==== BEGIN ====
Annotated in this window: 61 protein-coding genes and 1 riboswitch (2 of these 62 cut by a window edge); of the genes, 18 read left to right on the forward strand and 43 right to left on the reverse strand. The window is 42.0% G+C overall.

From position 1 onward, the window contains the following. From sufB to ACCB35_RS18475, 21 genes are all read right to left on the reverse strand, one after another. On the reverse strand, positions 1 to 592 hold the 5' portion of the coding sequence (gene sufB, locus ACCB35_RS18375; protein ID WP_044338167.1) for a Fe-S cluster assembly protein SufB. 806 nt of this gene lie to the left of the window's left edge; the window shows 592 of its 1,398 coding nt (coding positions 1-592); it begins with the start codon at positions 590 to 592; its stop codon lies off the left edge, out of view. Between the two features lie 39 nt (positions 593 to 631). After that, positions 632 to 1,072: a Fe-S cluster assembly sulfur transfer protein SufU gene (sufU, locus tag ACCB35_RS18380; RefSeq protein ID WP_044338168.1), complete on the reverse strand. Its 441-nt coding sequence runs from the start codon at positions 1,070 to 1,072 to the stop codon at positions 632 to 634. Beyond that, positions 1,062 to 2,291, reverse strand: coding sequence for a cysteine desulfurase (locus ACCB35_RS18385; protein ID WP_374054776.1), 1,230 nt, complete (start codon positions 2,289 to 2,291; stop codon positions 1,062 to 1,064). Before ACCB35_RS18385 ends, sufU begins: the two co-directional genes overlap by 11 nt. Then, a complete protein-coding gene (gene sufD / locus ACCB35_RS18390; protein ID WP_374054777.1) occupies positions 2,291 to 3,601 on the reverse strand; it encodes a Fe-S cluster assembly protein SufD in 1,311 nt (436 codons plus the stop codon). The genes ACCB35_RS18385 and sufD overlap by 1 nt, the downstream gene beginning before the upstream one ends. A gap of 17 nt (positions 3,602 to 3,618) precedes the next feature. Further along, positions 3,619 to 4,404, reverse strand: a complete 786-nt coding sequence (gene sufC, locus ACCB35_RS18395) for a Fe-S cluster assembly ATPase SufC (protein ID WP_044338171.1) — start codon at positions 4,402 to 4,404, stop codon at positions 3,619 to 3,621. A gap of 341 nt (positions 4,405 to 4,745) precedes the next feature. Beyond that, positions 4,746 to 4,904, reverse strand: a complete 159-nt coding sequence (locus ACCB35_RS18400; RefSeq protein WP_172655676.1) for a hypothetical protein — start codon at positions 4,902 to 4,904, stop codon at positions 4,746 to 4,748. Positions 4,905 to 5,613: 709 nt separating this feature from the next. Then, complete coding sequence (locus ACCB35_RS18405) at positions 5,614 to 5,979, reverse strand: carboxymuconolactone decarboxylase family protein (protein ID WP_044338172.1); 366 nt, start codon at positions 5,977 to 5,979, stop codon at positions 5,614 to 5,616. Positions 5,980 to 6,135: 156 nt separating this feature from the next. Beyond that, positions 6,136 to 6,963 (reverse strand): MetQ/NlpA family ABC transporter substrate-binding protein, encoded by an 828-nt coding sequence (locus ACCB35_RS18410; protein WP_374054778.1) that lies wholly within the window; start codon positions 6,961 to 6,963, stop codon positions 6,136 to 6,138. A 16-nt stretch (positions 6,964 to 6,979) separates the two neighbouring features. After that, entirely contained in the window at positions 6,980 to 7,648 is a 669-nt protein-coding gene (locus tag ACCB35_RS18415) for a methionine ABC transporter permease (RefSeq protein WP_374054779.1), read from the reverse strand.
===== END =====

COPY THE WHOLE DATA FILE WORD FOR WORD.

Annotated in this window: 61 protein-coding genes and 1 riboswitch (2 of these 62 cut by a window edge); of the genes, 18 read left to right on the forward strand and 43 right to left on the reverse strand. The window is 42.0% G+C overall.

From position 1 onward, the window contains the following. From sufB to ACCB35_RS18475, 21 genes are all read right to left on the reverse strand, one after another. On the reverse strand, positions 1 to 592 hold the 5' portion of the coding sequence (gene sufB, locus ACCB35_RS18375; protein ID WP_044338167.1) for a Fe-S cluster assembly protein SufB. 806 nt of this gene lie to the left of the window's left edge; the window shows 592 of its 1,398 coding nt (coding positions 1-592); it begins with the start codon at positions 590 to 592; its stop codon lies off the left edge, out of view. Between the two features lie 39 nt (positions 593 to 631). After that, positions 632 to 1,072: a Fe-S cluster assembly sulfur transfer protein SufU gene (sufU, locus tag ACCB35_RS18380; RefSeq protein ID WP_044338168.1), complete on the reverse strand. Its 441-nt coding sequence runs from the start codon at positions 1,070 to 1,072 to the stop codon at positions 632 to 634. Beyond that, positions 1,062 to 2,291, reverse strand: coding sequence for a cysteine desulfurase (locus ACCB35_RS18385; protein ID WP_374054776.1), 1,230 nt, complete (start codon positions 2,289 to 2,291; stop codon positions 1,062 to 1,064). Before ACCB35_RS18385 ends, sufU begins: the two co-directional genes overlap by 11 nt. Then, a complete protein-coding gene (gene sufD / locus ACCB35_RS18390; protein ID WP_374054777.1) occupies positions 2,291 to 3,601 on the reverse strand; it encodes a Fe-S cluster assembly protein SufD in 1,311 nt (436 codons plus the stop codon). The genes ACCB35_RS18385 and sufD overlap by 1 nt, the downstream gene beginning before the upstream one ends. A gap of 17 nt (positions 3,602 to 3,618) precedes the next feature. Further along, positions 3,619 to 4,404, reverse strand: a complete 786-nt coding sequence (gene sufC, locus ACCB35_RS18395) for a Fe-S cluster assembly ATPase SufC (protein ID WP_044338171.1) — start codon at positions 4,402 to 4,404, stop codon at positions 3,619 to 3,621. A gap of 341 nt (positions 4,405 to 4,745) precedes the next feature. Beyond that, positions 4,746 to 4,904, reverse strand: a complete 159-nt coding sequence (locus ACCB35_RS18400; RefSeq protein WP_172655676.1) for a hypothetical protein — start codon at positions 4,902 to 4,904, stop codon at positions 4,746 to 4,748. Positions 4,905 to 5,613: 709 nt separating this feature from the next. Then, complete coding sequence (locus ACCB35_RS18405) at positions 5,614 to 5,979, reverse strand: carboxymuconolactone decarboxylase family protein (protein ID WP_044338172.1); 366 nt, start codon at positions 5,977 to 5,979, stop codon at positions 5,614 to 5,616. Positions 5,980 to 6,135: 156 nt separating this feature from the next. Beyond that, positions 6,136 to 6,963 (reverse strand): MetQ/NlpA family ABC transporter substrate-binding protein, encoded by an 828-nt coding sequence (locus ACCB35_RS18410; protein WP_374054778.1) that lies wholly within the window; start codon positions 6,961 to 6,963, stop codon positions 6,136 to 6,138. A 16-nt stretch (positions 6,964 to 6,979) separates the two neighbouring features. After that, entirely contained in the window at positions 6,980 to 7,648 is a 669-nt protein-coding gene (locus tag ACCB35_RS18415) for a methionine ABC transporter permease (RefSeq protein WP_374054779.1), read from the reverse strand.